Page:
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[Caml-list] Printf and format
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Date: -- (:)
From: Pierre Weis <pierre.weis@i...>
Subject: Re: [Caml-list] Printf and format
> Hello,
> I am sorry to ask a so silly question, but i need it for my personnal
> work, and i could not find it in the archive.
> Is there a way to transform string to ( 'a, out_channel, unit, unit)
> format. I need this function to use it with something like :
> Printf.printf (my_fun "X, Y") "coucou";;
> I look at the code and see a function scan_format, but it seems to be
> forbid to use it. 
> Any idea ?
> Thanks
> Sylvain LE GALL

As once announced on this list, the new release of Objective Caml will
introduce a lot of novelty on the format type.

Besides new convertion specifiers that you could find in the Printf
and Scanf documentation (C, S, B, F, !, ...), there are now several
different new functionalities provided by the new compiler which are
relevant to your question:

0) converting arbitrary format string to a regular strings

1) converting CONSTANT strings to the corresponding constant format string

2) concatenating format strings (very often feature 0 and 1 are used
in conjonction just to implement format strings concatenation).

Those primitives are provided with respective names string_of_format,
format_of_string, and binary infix operator ( ^^ ). I think they are
useful and powerful: those new features should leverage the need for
using Obj.magic and type constraints inside programs that directly
manipulate format strings.

However, this introduction of new format strings primitives has
necessitated the addition of a new type variable to the format type
that now get 4 variables instead of 3: this extra variable is
mandatory to adequately type-check the kprintf function and to give an
appropriate type to the new format concatenation operator (appropriate
here just meaning correct, i.e. safe).

This is normally completely transparent to programs that just use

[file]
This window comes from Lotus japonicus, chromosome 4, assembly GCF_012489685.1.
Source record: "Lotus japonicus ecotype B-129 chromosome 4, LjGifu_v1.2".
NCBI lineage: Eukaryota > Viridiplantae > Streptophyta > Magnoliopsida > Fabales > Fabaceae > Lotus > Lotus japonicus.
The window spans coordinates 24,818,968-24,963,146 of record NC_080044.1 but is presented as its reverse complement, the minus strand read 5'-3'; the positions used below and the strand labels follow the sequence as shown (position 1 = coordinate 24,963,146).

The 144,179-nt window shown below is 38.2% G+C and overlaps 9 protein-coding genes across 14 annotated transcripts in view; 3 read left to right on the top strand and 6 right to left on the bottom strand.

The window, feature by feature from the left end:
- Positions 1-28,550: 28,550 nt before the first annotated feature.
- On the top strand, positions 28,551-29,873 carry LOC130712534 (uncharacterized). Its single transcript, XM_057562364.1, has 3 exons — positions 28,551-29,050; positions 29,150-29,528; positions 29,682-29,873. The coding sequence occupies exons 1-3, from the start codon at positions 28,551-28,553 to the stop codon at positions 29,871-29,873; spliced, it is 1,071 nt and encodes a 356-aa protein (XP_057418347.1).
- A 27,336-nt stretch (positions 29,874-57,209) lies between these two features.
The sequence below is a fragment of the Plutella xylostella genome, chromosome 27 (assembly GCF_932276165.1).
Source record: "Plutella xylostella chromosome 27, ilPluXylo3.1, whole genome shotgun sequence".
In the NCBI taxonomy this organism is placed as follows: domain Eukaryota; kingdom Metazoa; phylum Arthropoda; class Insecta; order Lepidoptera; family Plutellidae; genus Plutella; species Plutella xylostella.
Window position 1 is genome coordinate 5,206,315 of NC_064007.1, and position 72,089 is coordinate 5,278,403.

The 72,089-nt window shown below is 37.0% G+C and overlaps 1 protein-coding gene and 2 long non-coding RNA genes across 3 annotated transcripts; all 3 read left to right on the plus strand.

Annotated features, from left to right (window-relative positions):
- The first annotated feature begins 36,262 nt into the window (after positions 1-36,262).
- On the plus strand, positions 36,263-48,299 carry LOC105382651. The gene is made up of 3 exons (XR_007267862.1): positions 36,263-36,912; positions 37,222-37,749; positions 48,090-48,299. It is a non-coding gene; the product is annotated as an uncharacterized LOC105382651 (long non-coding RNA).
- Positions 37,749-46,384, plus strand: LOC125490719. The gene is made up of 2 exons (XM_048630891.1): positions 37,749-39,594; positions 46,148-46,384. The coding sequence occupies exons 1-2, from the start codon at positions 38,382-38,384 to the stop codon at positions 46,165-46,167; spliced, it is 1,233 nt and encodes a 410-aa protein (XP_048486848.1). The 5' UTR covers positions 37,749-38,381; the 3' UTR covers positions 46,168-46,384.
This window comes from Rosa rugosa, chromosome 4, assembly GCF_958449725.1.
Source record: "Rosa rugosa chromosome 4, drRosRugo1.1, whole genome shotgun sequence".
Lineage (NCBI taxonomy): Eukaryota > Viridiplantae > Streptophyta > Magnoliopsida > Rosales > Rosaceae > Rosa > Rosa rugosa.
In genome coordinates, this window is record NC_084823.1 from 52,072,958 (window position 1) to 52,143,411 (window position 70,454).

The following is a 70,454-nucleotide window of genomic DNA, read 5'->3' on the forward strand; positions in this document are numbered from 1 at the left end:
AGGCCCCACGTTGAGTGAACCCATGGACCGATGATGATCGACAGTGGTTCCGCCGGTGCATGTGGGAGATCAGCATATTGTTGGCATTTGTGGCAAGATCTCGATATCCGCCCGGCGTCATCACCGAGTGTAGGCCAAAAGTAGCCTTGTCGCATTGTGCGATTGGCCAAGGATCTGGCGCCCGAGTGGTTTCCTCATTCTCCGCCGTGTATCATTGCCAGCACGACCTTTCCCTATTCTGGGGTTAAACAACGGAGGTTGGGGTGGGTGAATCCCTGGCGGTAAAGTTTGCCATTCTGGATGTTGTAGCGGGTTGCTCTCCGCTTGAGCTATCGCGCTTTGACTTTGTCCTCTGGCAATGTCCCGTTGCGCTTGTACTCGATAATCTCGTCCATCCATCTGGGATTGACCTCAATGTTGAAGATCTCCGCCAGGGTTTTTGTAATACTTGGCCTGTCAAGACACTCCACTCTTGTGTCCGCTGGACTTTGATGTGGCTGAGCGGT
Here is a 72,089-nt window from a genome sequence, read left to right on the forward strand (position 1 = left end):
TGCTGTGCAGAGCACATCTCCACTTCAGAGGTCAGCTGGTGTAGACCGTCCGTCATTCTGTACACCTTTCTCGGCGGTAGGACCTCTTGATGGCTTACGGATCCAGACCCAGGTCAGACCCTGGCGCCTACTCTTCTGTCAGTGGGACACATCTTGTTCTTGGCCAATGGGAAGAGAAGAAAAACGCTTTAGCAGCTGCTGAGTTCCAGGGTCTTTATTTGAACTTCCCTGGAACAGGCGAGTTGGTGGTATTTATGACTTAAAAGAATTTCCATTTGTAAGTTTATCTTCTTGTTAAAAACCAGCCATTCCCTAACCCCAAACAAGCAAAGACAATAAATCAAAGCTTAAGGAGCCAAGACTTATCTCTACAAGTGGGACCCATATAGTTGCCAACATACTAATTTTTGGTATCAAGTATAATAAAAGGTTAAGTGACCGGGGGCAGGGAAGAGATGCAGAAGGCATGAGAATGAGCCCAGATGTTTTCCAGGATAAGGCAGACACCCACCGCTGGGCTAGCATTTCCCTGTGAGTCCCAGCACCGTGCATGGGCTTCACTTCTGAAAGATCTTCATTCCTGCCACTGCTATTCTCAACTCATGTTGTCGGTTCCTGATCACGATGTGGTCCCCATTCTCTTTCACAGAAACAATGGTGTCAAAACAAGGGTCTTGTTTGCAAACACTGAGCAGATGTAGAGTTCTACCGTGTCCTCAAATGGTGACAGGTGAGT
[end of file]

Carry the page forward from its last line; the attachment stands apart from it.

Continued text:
printf-like functions: the printf functions get a type using the new
format type constructor, its format string get also the extra type
variable in its typing, the type-checker hapilly handles the
application and you will not even notice the modification.

However, this new type variable indeed introduces a backward
incompatibility, if you ever used the format type constructor into
your programs, as part of the type constraints appearing either in the
interface files or directly into your programs (to force an expression
to get a format type).

In this case, the modification of your program is easy and as follows:

 Just duplicate the last variable of the format type constructor argument.

This systematic way to correct programs that mentioned the format type
constructor is a minor inconvenience for the sake of the useful
additions described above.

If the users on this list feel it too complex and way too boring to
modify their programs like that, we may try to implement various hacks
to leverage the burden. I should mention that, even if I'm not
enthusiastic at all to have been obliged to introduce such a backward
incompatibility into the compiler, I would be ashame to add such (not
so clean) hacks into it as well. In particular, because in this case,
the modification of programs is almost trivial.

Back to your problem: the features described here may your for some
``my_fun'' functions, but the general case is not properly covered by
them. What we need is a general function that reads a format from
within a string that is NOT a constant. This is a kind of dynamic
convertion reminiscent of int_of_string or float_of_string, that
checks that the string can be indeed considered as an integer of
floatting point number.

I propose (and have implemented for my own programming of a general
translation function) a new function [read_format], such that

[read_format pat s] returns the string [s] as a format string that has
the same type (hence the same ``printf meaning'') as [pat], the first
format string argument.

For instance,

read_format "The number %d is odd" "Le nombre %d est impair"

returns "Le nombre %d est impair" as a format string with the same
type as "The number %d is odd".

This function is more general that the one above since now in
[read_format pat s] the string [s] is not mandatorily an immediate
string constant: it can be obtained from an arbitrary computation, as
read from a file.

The Typechecking of read_format would be:

read_format :
 ('a, 'b, 'c, 'd) format -> string -> ('a, 'b, 'c, 'd) format

If considered useful, this function could be added, for instance as
part of a new internationalization module.

Hope this helps,

Pierre Weis

INRIA, Projet Cristal,,

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